Do you feel tired all the time? Do you drift through most days in a sluggish state – even if you had a full night’s sleep? Unfortunately, because fatigue has a multitude of different causes, it can be hard to track down the culprit. To help understand why you might be feeling constantly fatigued – even after that full night of sleep – here are some common causes of fatigue.
Let’s start with the most obvious source, sleep. It is estimated that 60 million Americans persistently suffer from sleep deprivation. Even if you do get the recommended 7-8 hours of sleep each night, various factors – such as your hormone levels – can affect sleep quality, which means you are not as well rested as you should be.
Stress is an unavoidable part of life. But when your body experiences chronic stress, it takes a toll on your health and can leave you feeling constantly fatigued. Sleep gets disrupted, your immune system becomes vulnerable, and even your cardiovascular system can become strained.
Your energy levels are determined by what you eat, because your body converts the fats, proteins, and carbohydrates you eat into daily energy. Therefore, if your diet is less than ideal, it could be a cause of constant fatigue.
A diet that is high in refined carbohydrates, such as pasta, white breads, sugary desserts, and sweetened sodas and fruit juices, can contribute to fatigue.
These types of carbohydrates cause a rapid spike in blood sugar, which leads to a surge of insulin to move sugar out of the blood and into the cells, followed by a drop in blood sugar – all of which can leave you feeling worn out.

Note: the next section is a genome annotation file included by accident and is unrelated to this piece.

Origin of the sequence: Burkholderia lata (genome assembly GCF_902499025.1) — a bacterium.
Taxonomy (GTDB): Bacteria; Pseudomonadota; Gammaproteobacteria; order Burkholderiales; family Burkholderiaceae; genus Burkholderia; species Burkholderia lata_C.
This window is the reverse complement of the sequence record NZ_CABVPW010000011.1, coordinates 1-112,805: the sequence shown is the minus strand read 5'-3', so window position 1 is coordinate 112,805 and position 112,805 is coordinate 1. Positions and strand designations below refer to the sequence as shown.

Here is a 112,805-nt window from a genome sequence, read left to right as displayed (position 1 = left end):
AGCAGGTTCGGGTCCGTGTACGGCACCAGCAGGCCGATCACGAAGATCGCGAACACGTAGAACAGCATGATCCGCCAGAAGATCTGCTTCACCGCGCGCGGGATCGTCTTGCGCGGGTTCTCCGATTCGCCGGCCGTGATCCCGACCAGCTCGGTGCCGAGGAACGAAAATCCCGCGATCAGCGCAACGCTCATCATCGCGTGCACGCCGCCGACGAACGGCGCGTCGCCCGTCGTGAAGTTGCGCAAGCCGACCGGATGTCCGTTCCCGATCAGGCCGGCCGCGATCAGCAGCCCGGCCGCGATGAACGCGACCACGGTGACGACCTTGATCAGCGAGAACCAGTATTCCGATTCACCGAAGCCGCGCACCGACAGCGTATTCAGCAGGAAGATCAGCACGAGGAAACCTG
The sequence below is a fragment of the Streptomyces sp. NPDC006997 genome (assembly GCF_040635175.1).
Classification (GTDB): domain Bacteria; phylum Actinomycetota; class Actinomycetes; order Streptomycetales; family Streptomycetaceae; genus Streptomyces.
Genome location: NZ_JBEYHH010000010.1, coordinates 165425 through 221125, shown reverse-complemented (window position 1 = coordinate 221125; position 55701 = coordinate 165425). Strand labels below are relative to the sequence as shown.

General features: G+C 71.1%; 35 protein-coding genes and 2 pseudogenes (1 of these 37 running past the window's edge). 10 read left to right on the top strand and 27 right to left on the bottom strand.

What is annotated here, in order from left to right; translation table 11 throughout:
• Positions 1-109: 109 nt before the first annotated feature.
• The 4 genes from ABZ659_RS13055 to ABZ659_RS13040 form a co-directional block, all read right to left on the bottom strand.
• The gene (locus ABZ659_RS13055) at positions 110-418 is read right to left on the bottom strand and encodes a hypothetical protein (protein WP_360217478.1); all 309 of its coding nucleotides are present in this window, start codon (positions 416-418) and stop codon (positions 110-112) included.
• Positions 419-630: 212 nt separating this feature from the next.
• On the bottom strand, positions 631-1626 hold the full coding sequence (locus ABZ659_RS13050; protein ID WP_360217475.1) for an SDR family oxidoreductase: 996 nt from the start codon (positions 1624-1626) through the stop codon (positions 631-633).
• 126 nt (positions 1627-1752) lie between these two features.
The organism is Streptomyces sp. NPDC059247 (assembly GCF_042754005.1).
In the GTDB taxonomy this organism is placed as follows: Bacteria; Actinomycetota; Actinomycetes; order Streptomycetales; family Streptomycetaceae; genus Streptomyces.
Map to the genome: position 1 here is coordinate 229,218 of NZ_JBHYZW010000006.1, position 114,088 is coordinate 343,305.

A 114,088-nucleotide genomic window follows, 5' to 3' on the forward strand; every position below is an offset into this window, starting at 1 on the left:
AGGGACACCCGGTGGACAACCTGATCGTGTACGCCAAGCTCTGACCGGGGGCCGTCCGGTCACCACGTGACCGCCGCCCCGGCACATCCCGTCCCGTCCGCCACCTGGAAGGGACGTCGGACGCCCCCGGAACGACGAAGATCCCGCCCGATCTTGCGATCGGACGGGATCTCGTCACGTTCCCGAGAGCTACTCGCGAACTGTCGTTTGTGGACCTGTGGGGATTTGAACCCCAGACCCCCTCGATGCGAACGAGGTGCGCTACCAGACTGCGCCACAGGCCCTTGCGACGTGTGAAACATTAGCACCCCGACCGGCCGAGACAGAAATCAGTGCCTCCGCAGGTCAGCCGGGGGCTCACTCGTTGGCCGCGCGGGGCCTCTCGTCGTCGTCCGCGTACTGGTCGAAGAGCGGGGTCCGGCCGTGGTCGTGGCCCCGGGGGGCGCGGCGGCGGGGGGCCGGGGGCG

Fatigue can also stem from what you are not eating.
If you are not eating a well-balanced diet, which includes plenty of colorful vegetables, moderate amounts of fruit, lean protein, and sources of healthy fats like olive oil and fish, you could be deficient in essential nutrients, which is another common cause of fatigue.
Iron deficiency anemia is a common cause for feeling weak and tired. In fact, it is the most common nutritional deficiency in the world. As the name implies, it is caused by a lack of iron, one of the key nutrients needed to produce healthy blood.
Without enough iron, your body cannot produce enough hemoglobin, the important substance found in red blood cells that enables them to carry oxygen throughout the body.
The thyroid gland affects virtually every organ in the body. The thyroid produces hormones that regulate every bodily process – from how fast your heart beats to how efficiently your intestines digest food.
The two main hormones made by the thyroid gland are T3 (triiodothyronine) and T4 (thyroxine).
The production of these two hormones is regulated by another hormone, TSH (thyroid stimulating hormone), which is produced in the brain.
Hormonal changes leading up to, during, and after menopause can cause excessive fatigue. Estradiol, progesterone, thyroid, and adrenal hormones are involved with regulating energy at the cellular level, and menopause can cause these hormones to fluctuate at random, which is why fatigue is a common symptom for women going through menopause.